Potential cost of attendance stipends

DREW CARROLL Managing Editor

North Dakota State University and the University of South Dakota have both approved a plan to pay all of their student athletes a cost of attendance stipend.

 On Aug 27, NDSU approved a $3,400 stipend to all full scholarship athletes. All scholarship athletes will receive some proportion of this amount based on what percentage scholarship they are on. The stipends will be funded through private donations.

 USD announced a similar stipend plan in the amount of $4145 per full scholarship athlete. In an article on the official website of the University of South Dakota Athletics Department, it was not disclosed how USD would fund the program.

 South Dakota State University Director of Athletics Justin Sell said that legislation was voted on in January to allow these stipends to be allowed by rule. He said SDSU has been working on a plan to implement a similar program at SDSU, and figuring out how it fits into the athletics department. There are three things that the department must figure out before putting the plan in place on campus. The first is answering the question of if it is a priority to the department, next is finding out how it fits into the budget. Finally the athletics department has to implement the plan in such a way that it balances gender equity, according to Sell.

 Sell says the department can approach the issue in a lot of different ways, but at the end of the day the key is balancing gender equity. One option they would have is to offer different amounts to different people on each team. Another option would be to offer the stipends on a team-by-team basis. Each student has a different cost of attendance based on where he or she is from or what his or her major is. Sell said the easiest way to cover all the department’s bases is to offer the same amount to all student athletes.

“If I’m from Brookings and you’re from Florida your cost of attendance certainly could be different than mine, if your pharmacy a  major and I’m a Liberal Arts major, we may have different cost of attendance so there’s a lot of room to wiggle in there,” Sell said.

 Although there is work being done on a plan to offer the cost of attendance stipend, Sell is unsure if the plan will ever be put into place. The athletics department is currently working to see where the idea of offering the stipend fits into what it currently does. It fits into a much bigger picture of different things, according to Sell.

That bigger picture includes new facilities, the fact that the department has already spent a lot of money on full scholarships, and improving the athletics staff. He said the stipend is just one piece of a big mix. The department can solve this issue in three different ways. The first is to raise enough money to fund the project, the second is to cut the money out from somewhere else in their budget, and finally they can use a combination of both approaches to solve the issue, according to Sell. Its up to the athletics department to decide how they want to approach the issue.

 The stipends won’t take effect until fiscal year 2017, but they play an important part of the recruiting game.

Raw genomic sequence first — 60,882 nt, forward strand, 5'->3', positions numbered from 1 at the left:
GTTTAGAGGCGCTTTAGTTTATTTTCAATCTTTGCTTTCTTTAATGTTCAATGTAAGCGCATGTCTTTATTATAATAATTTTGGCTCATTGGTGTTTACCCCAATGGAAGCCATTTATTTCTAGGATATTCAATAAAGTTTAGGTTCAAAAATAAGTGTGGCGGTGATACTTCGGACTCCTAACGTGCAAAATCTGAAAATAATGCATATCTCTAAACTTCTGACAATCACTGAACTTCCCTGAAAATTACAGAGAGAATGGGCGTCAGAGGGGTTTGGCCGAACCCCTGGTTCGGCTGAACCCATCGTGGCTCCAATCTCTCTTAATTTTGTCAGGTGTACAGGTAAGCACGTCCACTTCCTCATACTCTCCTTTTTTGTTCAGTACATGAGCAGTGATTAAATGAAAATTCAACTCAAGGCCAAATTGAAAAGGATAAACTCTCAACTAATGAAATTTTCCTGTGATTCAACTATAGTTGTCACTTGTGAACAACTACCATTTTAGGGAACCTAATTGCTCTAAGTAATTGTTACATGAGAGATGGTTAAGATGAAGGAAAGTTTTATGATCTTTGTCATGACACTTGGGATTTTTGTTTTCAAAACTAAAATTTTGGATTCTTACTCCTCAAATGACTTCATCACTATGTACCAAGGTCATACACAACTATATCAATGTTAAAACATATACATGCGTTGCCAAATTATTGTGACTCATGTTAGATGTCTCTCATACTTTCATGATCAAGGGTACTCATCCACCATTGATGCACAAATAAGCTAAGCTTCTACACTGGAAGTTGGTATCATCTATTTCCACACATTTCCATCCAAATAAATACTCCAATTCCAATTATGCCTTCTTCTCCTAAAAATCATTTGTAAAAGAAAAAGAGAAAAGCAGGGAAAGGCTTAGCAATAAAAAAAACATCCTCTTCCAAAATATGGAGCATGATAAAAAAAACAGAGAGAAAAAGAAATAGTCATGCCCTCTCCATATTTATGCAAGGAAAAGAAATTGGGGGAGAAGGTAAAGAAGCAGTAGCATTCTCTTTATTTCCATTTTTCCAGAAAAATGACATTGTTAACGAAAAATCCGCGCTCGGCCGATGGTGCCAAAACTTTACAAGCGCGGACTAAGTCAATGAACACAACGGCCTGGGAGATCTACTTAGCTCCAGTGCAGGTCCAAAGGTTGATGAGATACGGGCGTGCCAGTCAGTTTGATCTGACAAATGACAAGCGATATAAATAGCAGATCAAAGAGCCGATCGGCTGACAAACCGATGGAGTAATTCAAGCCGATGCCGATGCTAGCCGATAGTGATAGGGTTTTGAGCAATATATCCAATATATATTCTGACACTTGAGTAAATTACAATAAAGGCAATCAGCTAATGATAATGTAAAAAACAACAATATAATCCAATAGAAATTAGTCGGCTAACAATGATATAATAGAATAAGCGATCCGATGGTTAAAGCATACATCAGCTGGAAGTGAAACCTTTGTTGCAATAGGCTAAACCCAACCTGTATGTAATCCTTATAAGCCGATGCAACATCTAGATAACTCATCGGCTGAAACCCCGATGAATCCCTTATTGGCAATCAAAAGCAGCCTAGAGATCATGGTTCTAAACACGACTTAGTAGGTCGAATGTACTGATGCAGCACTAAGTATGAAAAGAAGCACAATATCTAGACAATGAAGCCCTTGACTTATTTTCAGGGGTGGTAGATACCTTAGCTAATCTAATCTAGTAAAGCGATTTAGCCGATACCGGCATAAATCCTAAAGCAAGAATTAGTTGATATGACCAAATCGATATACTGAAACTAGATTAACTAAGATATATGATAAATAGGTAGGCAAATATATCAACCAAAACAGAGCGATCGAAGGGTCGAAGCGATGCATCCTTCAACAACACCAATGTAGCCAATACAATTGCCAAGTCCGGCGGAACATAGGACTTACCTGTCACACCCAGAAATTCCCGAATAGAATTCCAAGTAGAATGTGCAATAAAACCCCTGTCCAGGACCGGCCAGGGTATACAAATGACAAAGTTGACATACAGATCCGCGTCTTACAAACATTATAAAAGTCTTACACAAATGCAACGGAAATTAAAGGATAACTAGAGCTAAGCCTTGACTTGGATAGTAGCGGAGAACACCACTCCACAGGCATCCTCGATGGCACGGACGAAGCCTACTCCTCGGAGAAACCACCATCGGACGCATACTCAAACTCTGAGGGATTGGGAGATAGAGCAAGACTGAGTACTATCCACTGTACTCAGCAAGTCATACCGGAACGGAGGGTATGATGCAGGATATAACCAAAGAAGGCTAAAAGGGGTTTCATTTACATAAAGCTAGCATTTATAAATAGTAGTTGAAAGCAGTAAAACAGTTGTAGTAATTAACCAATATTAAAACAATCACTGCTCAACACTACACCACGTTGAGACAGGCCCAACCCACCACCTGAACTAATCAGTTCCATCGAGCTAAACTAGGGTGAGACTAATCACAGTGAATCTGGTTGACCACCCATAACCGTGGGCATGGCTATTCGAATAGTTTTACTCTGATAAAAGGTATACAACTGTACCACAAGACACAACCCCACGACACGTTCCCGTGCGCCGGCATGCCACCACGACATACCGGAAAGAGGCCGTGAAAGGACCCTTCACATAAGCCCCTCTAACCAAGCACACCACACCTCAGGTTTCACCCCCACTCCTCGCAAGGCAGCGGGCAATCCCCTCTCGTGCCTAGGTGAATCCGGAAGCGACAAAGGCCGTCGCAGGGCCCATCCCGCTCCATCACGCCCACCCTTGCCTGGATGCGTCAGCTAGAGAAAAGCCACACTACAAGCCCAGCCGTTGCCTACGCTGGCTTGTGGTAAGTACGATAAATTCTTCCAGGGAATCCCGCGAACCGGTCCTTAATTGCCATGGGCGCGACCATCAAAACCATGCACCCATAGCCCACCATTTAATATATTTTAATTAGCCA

The department is thinking about those timelines. The first occurs in November with men’s and women’s basketball and another occurs in February for some other sports.

 Sell said it is going to be hard to tell exactly how this new program will affect the next round of recruiting.

He compared it to an honors student and how they might make a decision when choosing between three different institutions.

“I would say it’s not different than an honor student that’s looking at three different institutions and what the majors are, what the school has to offer, where they feel most comfortable, where they feel they will get the best instruction, how close is it to home,” Sell said.

 Sell also mentioned there are other factors that play into the recruiting game. Some of these factors are the facilities on campus, how the program has grown, and the opportunity to get a meaningful degree.

“We feel like we’ve got a great package to sell whether you have it [the stipend] or not I think it’s just nice to be able to recognize that especially for some students that have need or that do come from a long way away there are some costs that are involved,” Sell said. “It’s really hard to get a job when you’re a student athlete, it’s hard to make other money. It’s nice to have that flexibility and that’s what we’ve got to sit down and really figure out for ourselves.”

 Aside from other factors than the stipend playing into the recruiting game, Sell says SDSU competes with more than just NDSU and USD for student athletes. Some of the other players in the competition include but are not limited to Northern Iowa, Creighton, and the University of Minnesota.

“We are in the mix with a lot of other schools too. Everyone wants to boil it down to NDSU and USD. They are great rivals and partners. We do all that stuff but they’re not the only ones were competing against frankly for student athletes,” Sell said.

 Sell said that the decisions of NDSU and USD will not affect his department’s decision. He credits the un-wavered work of his department to his confidence in the school and what they do here.

“The things that we are doing it didn’t change at all, the homework we have been doing, where we are at in that process, how we are trying to work through it. you know, we have to figure those things out in the context of our budget, our values and our priorities and then we’ll move forward,” Sell said.